18 Both PxTRs will send map-register messages to both map servers, which are the LISP xtr-msmr routers in the destination data center. The map servers will update the EID-to-RLOC mapping database based on the information in the map-register messages. This information includes the RLOCs and their priority and weight values for each EID. Initially, when no servers have been migrated, the RLOC addresses for all EIDs registered in the EID-to- RLOC mapping database will be the RLOC addresses of the two PxTRs. See Figure 6. Figure 6. Discovery of Servers and Registration with Map Servers As in the source data center, the destination data center xtr-msmr routers will be connected to the spine switches over a IEEE 802.1Q trunk with routed subinterfaces on the xtr-msmrs. Hence, there is no spanningtree interaction. Similarly, you should use spanning-tree portfast trunk on the ports on the spine switches facing the ASRs for faster convergence. Each subinterface on the xtr-msmrs will be for the new server VLANs in the destination data center and will have LISP mobility enabled. When a server is migrated to the new data center, it will send ARP requests for its default gateway. In the destination data center, the default gateway for the servers will be the xtr-msmr routers. The xtr-msmsr routers will update their local LISP database to include the server that has sent an ARP request. They will then update the map-server EID-to-RLOC mapping database, which is stored locally because these routers are the map servers. They will then send a map-notify message to the PxTRs to indicate that the server is now located in the destination data center. The PxTRs will remove this server from the local LISP database and send a Gratuitous ARP (GARP) request out the subinterface for the VLAN in which the server previously resided Cisco and/or its affiliates. All rights reserved. This document is Cisco Public Information. Page 18 of 90

19 Other devices in that VLAN should update their ARP cache to use the HSRP virtual IP MAC address of the PxTR for the migrated server s IP address. See Figure 7. Figure 7. Migration of a Server to the Destination Data Center Traffic Flows The LISP routers can be connected to the existing environments in the source and destination data centers nonintrusively. No routing changes are required in the source data center. Traffic to and from the WAN and servers in the source data center will still route in and out of the source data center. The LISP routers will not be in the traffic path for any flows between servers in the source data center and the WAN (Figure 8) Cisco and/or its affiliates. All rights reserved. This document is Cisco Public Information. Page 19 of 90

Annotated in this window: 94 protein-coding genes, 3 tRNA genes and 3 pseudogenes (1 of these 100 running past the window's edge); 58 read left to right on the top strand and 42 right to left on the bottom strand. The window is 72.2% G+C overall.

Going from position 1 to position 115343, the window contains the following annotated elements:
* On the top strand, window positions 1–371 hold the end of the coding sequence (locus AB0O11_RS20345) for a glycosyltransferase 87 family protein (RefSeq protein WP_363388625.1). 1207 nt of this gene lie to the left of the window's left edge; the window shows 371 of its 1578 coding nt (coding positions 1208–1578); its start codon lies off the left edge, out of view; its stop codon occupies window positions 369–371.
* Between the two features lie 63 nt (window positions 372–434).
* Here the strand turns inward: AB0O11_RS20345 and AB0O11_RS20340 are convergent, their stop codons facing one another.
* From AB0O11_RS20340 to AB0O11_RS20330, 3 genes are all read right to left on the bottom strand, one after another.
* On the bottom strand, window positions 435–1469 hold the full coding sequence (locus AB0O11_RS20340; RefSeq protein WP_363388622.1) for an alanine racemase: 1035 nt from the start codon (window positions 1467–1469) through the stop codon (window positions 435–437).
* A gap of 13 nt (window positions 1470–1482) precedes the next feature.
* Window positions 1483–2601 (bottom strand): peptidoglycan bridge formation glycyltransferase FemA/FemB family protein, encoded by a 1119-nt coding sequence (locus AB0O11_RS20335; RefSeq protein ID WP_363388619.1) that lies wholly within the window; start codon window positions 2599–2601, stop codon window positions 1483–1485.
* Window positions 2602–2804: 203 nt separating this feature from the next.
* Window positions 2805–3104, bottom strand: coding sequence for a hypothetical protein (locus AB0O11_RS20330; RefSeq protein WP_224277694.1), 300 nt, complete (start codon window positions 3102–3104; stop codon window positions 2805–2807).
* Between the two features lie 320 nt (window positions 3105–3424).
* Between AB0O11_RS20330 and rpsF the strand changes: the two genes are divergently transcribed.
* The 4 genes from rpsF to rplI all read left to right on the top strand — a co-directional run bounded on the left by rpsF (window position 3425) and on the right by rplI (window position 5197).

20 Figure 8. Traffic between Server Still in the Source Data Center and the WAN The LISP routers also will not be in the traffic path for any flows between servers within the same data center, whether it is intra-vlan or inter-vlan traffic. All traffic between servers in the same data center is kept local to that data center (Figure 9) Cisco and/or its affiliates. All rights reserved. This document is Cisco Public Information. Page 20 of 90

21 Figure 9. Inter-VLAN Routing Is Local between Servers in the Same Data Center The LISP routers take part in traffic forwarding only for flows between the data centers: for example, traffic between migrated servers and servers still in the source data center. When a server that has been migrated to the destination data center needs to send traffic to a server in the same subnet that is still in the source data center, it will send an ARP request. Because ARP requests are broadcast packets, the xtr-msmr that is HSRP active will check its local LISP database to see if the server (EID) is in its local data center. If it is not, then the router will use proxy ARP for the destination EID and check its LISP map cache for a mapping for the destination EID. If the map cache doesn t contain an entry, then it will query the map-server EID-to-RLOC database and update the map cache if an entry exists. The originating server will now have an ARP entry for the remote server with the MAC address of the HSRP virtual IP address of the xtr-msmrs and can now send packets to the remote server. Based on its map-cache entry for the destination EID, the xtr-msmr that is HSRP active will encapsulate these packets with LISP with the destination RLOC of the PxTR in the source data center that has the lowest priority. When the PxTR receives the LISP-encapsulated packet, the PxTR will decapsulate the packet and forward the original packet to the server in the source data center. The same process occurs in the opposite direction (Figure 10) Cisco and/or its affiliates. All rights reserved. This document is Cisco Public Information. Page 21 of 90